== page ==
Prompted (I guess) by the programme, there was a feature on product design and marketing in today’s Guardian newspaper. Alongside a discussion of the Kenwood kitchen aid and an old style telephone handset, there are features on lip balm (some contain chemicals that actually make your lips dry so that you end up using more of the product!); and Heineken beer (with the smiley face ‘e’s that are deliberately designed to create a sense of happiness and fun in the branding.

Good design is critical to the success of products in a consumer-driven society; but it’s also important in terms of the quality of our lives on a day-to-day basis. Another story in the news today focuses on nature deficit disorder. This is the term being used to describe the impact of lives that are increasingly mediated through technology (television, computers, smartphones, tablets), and where many people spend virtually no time in the open air and green spaces, simply ‘being’ in nature. There is an emerging body of evidence that this is bad for us both psychologically and physiologically. Actually spending time in a green space looking at plants and trees, watching squirrels and birds, is good for our bodies and minds. And denying ourselves these simple pleasures can lead to physical and mental ill-health.

Mindfulness has gained something of a cure-all reputation in recent months, and there is (probably rightly) some cynicism about the extent to which it can really have all the positive effects that are claimed for it. Nevertheless, at the most fundamental level, creating space to simply be, focusing on the here and now in the physical world and concentrating on really experiencing the world around you as it is, seems to offer one route to addressing the damaging side-effects of an over-reliance on technology and indoor-living.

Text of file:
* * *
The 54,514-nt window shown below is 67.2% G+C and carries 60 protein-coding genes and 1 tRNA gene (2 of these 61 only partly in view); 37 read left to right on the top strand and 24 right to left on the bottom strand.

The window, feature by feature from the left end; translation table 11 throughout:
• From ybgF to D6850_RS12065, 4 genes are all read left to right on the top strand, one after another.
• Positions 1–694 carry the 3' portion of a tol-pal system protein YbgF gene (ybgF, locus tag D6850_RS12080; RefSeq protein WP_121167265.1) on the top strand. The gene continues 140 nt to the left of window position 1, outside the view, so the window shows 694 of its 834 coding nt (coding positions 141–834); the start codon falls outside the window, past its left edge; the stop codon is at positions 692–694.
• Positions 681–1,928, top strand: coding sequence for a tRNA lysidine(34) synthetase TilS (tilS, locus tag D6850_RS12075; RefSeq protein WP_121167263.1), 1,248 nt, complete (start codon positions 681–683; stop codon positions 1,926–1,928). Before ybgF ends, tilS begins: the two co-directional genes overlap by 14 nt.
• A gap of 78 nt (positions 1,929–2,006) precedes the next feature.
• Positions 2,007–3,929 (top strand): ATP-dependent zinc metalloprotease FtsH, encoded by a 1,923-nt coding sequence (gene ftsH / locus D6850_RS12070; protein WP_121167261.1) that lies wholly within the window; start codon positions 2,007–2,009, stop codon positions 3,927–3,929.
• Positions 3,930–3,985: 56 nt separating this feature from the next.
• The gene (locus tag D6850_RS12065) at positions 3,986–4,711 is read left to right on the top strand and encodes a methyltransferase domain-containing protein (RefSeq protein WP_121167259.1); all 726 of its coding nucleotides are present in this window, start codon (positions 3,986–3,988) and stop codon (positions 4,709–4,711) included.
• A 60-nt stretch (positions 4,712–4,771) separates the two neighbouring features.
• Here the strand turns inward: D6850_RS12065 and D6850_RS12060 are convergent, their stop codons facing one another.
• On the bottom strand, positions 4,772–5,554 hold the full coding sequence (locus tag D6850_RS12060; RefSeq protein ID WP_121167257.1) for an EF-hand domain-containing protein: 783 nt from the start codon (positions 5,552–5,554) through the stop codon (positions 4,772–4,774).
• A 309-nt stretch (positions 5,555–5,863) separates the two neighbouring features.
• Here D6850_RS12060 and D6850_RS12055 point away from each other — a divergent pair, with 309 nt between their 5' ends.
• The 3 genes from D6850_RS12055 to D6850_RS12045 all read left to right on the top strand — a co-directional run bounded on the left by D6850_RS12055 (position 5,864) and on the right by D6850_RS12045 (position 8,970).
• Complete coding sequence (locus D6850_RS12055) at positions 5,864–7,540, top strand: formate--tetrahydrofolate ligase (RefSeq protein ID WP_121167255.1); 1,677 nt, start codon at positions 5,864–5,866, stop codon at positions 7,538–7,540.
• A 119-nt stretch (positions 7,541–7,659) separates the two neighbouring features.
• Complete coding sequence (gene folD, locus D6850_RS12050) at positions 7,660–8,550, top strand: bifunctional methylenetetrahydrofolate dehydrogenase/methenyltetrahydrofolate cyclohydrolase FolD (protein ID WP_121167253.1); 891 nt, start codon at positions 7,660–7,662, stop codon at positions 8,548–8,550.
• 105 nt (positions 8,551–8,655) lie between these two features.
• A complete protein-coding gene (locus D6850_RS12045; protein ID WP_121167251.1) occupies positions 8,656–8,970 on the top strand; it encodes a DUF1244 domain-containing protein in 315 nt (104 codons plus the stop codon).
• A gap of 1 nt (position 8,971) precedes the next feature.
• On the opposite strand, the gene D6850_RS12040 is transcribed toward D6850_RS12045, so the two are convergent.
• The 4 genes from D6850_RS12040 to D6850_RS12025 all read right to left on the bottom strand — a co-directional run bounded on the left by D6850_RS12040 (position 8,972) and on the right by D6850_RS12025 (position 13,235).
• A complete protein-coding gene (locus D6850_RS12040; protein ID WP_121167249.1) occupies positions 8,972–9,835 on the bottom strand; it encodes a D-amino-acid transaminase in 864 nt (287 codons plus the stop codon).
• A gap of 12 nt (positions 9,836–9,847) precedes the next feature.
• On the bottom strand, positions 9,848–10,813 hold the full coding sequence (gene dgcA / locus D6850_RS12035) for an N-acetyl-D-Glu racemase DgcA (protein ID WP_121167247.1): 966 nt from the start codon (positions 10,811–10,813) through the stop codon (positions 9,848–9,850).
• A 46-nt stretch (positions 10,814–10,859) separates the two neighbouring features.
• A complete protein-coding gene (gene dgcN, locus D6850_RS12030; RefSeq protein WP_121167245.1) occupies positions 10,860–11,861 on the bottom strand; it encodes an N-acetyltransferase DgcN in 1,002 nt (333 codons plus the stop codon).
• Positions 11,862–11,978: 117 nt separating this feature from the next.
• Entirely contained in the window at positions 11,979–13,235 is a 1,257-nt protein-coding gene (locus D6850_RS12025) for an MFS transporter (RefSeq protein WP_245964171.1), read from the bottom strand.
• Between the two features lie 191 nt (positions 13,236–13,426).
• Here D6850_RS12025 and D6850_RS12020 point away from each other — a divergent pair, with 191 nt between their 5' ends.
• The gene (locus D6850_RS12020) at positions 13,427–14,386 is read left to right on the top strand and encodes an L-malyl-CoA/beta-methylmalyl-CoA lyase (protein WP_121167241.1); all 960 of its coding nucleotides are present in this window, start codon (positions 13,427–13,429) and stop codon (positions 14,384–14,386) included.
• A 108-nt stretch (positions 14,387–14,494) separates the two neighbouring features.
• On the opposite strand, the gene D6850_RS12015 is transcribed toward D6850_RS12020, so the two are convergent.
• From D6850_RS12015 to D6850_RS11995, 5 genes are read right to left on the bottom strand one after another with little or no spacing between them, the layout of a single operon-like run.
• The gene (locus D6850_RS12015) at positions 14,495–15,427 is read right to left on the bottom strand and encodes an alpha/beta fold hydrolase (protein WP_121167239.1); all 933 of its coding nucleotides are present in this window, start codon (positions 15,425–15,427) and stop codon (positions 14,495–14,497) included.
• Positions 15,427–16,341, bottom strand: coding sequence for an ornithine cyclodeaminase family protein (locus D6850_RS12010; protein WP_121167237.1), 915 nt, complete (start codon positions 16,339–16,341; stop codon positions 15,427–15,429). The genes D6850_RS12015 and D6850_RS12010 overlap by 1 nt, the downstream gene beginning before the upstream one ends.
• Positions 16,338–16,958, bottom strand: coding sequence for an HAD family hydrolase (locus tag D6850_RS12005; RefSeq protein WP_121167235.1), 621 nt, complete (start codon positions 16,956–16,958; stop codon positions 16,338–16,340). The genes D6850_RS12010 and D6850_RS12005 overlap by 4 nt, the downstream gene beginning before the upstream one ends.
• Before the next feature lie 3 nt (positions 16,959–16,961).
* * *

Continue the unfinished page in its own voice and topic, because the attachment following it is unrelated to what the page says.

Perhaps we all need to think about designing in some time to appreciate the natural world around us as much as the wider, virtual world accessed through our screens. Have a good week everybody.

The positive impact of worrying

I used to have a poster on my bedroom wall which read : ” Don’t tell me that worrying doesn’t work, most of the things I worry about don’t happen!”

The reality of this has been brought home to me this week, when a number of potentially stressful situations – sources of severe worry at different times – have all been negotiated more or less successfully. Of course, the psychologists will point to the fact that a moderate amount of stress is a necessary precursor to successful completion of difficult tasks. We need to be ‘up for it’ and ‘on top of our game’ to be able to perform to our full potential. That has been true for me this week, but to be honest, it’s also quite wearing. There is a need to balance the stressful times with some rest and relaxation. Batteries need time to recharge. Stress enzyme levels need to be rebalanced. It’s not possible to keep operating at full speed all of the time.